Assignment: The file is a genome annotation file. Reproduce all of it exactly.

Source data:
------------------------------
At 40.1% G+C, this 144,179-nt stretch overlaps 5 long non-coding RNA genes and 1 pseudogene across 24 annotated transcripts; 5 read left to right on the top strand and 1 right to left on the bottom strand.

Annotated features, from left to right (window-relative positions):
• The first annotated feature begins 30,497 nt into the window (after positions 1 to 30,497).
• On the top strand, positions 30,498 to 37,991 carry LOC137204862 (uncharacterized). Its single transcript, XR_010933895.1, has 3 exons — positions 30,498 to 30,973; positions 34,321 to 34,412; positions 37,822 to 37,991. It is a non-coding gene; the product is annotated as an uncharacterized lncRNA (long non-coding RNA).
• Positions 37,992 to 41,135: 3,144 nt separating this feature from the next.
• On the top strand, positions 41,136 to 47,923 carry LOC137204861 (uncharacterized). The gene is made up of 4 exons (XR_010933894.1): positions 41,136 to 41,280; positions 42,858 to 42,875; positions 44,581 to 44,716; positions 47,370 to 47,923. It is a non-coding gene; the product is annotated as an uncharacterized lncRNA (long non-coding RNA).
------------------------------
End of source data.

At 40.1% G+C, this 144,179-nt stretch overlaps 5 long non-coding RNA genes and 1 pseudogene across 24 annotated transcripts; 5 read left to right on the top strand and 1 right to left on the bottom strand.

Annotated features, from left to right (window-relative positions):
• The first annotated feature begins 30,497 nt into the window (after positions 1 to 30,497).
• On the top strand, positions 30,498 to 37,991 carry LOC137204862 (uncharacterized). Its single transcript, XR_010933895.1, has 3 exons — positions 30,498 to 30,973; positions 34,321 to 34,412; positions 37,822 to 37,991. It is a non-coding gene; the product is annotated as an uncharacterized lncRNA (long non-coding RNA).
• Positions 37,992 to 41,135: 3,144 nt separating this feature from the next.
• On the top strand, positions 41,136 to 47,923 carry LOC137204861 (uncharacterized). The gene is made up of 4 exons (XR_010933894.1): positions 41,136 to 41,280; positions 42,858 to 42,875; positions 44,581 to 44,716; positions 47,370 to 47,923. It is a non-coding gene; the product is annotated as an uncharacterized lncRNA (long non-coding RNA).